Buckminster Resource Map
Each Buckminster installation will utilize one or more resource maps (an XML document) that will map the name of a requested component to one of several search paths. The resource map contains a list of pairs with a regular expression and a corresponding entry that is either the name of a search path or a pointer to another resource map. The name of the requested component is matched against the regular expressions and the first match found denotes the search path to use or a redirection to another resource map. When the latter happens, the mapping process is delegated to the other resource map.
A resource map also contains at least one site declaration.
Since a resource map is meant to be shared among many Buckminster users, a site acts a grouping of properties that is specific to some arbitrary group. A developer specifies his or her site by setting a Buckminster preference. A good example of a site-specific property is a URL that denotes the closest mirror of an archive. A geographically spread development organization can maintain one resolver map and still have all offices use optimal archive mirrors when fetching artifacts.
A search path is a named list of provider declarations that will be traversed in order. A component name will be mapped to exactly one search path. A failure to find a matching search path is considered an error since without it, there's no way to find the component.
A provider is a declaration that groups information needed to obtain a component of a specific type from a specific location using a specific versioning scheme. The information in the provider is used to create and configure a component reader that is associated with a component type and a version converter.
A component type knows how to extract dependency information from a component. Buckminster introduces a native component type that contains a Buckminster Dependency Specification (dspec for short). It also have built-in types for update-sites, features, plug-ins, and fragments that will produce a dspec from the Eclipse provided manifest files.
New component types can be added using the extension-point org.eclipse.buckminster.core.componentTypes.
Buckminster connects to a component using a component reader. A reader performs three significant tasks:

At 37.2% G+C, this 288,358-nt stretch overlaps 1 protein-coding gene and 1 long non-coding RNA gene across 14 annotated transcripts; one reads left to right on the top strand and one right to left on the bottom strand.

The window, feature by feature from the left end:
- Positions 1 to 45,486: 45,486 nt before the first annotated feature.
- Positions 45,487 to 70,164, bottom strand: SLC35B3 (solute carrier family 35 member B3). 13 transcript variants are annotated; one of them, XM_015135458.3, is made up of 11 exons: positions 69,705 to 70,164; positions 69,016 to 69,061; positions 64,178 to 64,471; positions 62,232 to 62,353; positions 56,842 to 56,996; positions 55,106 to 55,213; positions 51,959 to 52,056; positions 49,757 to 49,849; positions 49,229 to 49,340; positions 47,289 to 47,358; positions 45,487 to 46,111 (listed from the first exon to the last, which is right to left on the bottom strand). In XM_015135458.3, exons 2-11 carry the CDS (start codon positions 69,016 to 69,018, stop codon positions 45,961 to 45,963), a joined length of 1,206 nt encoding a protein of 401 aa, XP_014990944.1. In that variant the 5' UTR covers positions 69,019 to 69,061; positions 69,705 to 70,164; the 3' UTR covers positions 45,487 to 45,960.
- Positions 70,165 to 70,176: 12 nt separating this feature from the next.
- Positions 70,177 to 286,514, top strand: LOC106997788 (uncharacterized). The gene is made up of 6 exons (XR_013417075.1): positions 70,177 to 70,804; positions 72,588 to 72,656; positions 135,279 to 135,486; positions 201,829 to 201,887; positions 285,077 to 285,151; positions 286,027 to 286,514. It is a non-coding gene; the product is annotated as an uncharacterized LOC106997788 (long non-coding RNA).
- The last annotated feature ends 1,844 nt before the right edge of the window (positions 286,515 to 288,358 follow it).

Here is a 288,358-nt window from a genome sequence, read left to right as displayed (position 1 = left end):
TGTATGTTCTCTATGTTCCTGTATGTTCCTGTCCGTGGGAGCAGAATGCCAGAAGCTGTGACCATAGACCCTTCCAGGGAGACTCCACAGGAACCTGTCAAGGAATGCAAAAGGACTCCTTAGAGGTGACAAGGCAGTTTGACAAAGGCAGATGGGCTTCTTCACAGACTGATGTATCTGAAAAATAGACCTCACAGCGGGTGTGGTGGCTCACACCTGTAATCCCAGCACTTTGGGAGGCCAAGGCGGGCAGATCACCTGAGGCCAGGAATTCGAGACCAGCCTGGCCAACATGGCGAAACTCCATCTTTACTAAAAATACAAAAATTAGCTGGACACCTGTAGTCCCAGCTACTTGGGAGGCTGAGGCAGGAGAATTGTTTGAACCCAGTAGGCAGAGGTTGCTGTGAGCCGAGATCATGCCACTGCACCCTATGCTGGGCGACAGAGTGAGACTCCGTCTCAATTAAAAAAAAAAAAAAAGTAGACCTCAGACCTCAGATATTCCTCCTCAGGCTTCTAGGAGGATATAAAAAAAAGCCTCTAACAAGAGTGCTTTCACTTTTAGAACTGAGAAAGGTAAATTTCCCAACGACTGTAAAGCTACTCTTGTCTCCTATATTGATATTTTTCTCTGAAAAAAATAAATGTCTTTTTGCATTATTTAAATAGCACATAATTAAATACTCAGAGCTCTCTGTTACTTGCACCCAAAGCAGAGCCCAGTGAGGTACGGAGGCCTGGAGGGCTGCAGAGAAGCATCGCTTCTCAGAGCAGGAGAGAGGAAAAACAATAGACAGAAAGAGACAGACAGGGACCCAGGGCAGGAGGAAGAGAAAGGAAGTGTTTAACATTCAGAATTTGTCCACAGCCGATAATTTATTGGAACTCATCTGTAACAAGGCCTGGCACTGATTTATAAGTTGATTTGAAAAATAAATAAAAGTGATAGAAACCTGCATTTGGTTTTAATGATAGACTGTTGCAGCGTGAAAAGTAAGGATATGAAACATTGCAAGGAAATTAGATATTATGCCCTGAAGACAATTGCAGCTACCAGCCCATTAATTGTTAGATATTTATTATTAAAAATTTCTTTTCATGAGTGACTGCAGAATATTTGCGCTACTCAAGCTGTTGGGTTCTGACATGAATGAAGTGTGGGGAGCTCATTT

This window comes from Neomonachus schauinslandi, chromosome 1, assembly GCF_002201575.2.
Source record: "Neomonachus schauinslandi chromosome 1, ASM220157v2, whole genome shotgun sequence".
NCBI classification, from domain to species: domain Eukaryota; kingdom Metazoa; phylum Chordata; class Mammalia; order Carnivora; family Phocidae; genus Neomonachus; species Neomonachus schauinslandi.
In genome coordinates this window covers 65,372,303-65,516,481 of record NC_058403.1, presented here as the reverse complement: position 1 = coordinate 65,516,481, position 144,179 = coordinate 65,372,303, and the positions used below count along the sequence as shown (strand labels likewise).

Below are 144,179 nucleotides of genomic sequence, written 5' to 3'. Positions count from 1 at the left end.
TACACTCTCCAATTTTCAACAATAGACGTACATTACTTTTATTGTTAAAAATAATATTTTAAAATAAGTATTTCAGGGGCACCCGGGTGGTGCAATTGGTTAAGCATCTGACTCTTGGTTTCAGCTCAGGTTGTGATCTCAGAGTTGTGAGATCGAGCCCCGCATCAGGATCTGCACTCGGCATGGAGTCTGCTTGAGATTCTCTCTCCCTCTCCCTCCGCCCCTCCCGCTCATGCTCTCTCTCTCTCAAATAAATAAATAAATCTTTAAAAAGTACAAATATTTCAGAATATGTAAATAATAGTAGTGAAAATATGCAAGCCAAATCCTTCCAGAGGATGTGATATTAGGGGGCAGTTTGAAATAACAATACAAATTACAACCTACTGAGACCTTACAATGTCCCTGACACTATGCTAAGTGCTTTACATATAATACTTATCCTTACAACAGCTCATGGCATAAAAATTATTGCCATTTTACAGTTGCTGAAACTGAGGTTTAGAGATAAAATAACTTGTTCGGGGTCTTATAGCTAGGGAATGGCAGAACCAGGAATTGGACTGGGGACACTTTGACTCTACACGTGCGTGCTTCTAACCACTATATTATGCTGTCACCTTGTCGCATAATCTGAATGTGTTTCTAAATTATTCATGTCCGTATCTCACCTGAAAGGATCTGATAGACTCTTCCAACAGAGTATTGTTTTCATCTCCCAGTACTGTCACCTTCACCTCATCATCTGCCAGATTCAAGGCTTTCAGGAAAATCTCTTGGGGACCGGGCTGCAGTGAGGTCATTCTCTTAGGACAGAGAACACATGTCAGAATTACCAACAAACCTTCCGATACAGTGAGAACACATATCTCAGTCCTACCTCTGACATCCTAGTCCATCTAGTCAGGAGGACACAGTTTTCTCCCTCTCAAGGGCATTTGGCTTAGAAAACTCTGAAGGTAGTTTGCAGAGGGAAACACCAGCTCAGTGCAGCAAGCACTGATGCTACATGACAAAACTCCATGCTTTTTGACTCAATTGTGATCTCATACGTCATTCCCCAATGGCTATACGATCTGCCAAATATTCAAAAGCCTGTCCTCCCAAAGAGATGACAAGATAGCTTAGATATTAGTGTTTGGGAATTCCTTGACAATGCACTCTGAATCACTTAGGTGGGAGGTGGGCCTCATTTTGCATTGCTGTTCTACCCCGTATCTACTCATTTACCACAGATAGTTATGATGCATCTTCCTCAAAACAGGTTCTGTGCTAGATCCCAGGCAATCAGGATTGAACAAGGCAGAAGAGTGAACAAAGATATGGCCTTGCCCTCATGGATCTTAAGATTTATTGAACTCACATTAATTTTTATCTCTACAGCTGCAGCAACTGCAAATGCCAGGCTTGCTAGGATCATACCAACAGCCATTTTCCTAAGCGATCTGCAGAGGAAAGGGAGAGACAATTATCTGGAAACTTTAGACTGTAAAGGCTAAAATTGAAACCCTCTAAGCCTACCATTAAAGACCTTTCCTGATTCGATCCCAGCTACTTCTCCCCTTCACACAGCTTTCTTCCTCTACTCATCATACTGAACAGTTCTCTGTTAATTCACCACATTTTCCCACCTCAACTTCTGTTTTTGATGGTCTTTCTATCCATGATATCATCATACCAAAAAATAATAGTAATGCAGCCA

- It can list component branches and/or tags that corresponds to a component request
- It can read individual files from a component and thus support a component type in gathering the information needed to recursively create a dependency graph.
- It can materialize the component on the local disk.
A reader will typically adapt to some specific type of source code control system such as CVS, Subversion, Perforce, or ClearCase but it can also be an adaptor for Maven repositories, FTP archives, or software that is installed on disk. One example of the latter is the "eclipse-installed" reader that will connect to components (in this case - features, plug-ins, and fragments) that are present in your Eclipse installation.
Regardless of type, the reader must have the following information in order to connect.
- Repository URI (specified by the provider).
- Component name.
- A version designator with an associated version type.
The component name and version selector both stem from the original component request. They will typically be specified in a component dependency of a dspec.
Once a reader has been instantiated, Buckminster will create a version query based on the comparator, the rule, and a branch selector. The reader uses this query when it obtains candidate component versions. The query might result in several candidate versions so the next step is to compare those matches with each other to figure out the best match.
New types of component readers can be added using the extension-point org.eclipse.buckminster.core.readerTypes.
The conversion from plain version into a branch selector is performed by a version converter.
Buckminster delivers two converters by default. One that will create a branch selector that reflects the latest version on a branch named from the plain version, i.e. "3.1.0" will be translated into "3.1.0/LATEST" and one that will use the plain version as a tag on the default branch. i.e. "3.1.0" will be translated into "main/3.1.0". Regular expressions can be used when less straight forward mappings are desired such as "3.1.0" into "main/v3_1_0-xyz". It is required that the mapping can be reversed without loss of information.
New version converters can be added using the extension-point org.eclipse.buckminster.core.versionConverters.
The versions designated by a component request are always converted to version selectors before they are passed to a component reader. A component reader will only understand version selectors.
A reader defines a default branch. For CVS that will be "head", for SVN it will probably be "trunk", ClearCase will use "main", etc.
A component reader that connects to an non versioned artifact will only understand the notation <default branch>/LATEST. A reader that cannot combine branch with tag (such as Subversion) will use <default branch>/<tag> to denote a tag and <branch>/LATEST to denote a branch (those notations are the most common even when branches and tags indeed can be combined).
A version selector is qualified in one of four ways:
Denotes the latest revision on the branch. Notation: <branch>/LATEST
Denotes a specific tag on the branch. Notation <branch>/<tag>
- Change number
Denotes a specific change number on the branch. Notation <branch>#<number>
Denotes a specific point in time (UTC) on the branch. Notation <branch>@yyyy-MM-dd[THH:mm:ss]. The delimiters are all optional except for the 'T'.
A version selector that does not contain a '/', '#', or '@' is considered a plain version and hence, those characters cannot be used in a plain version selector.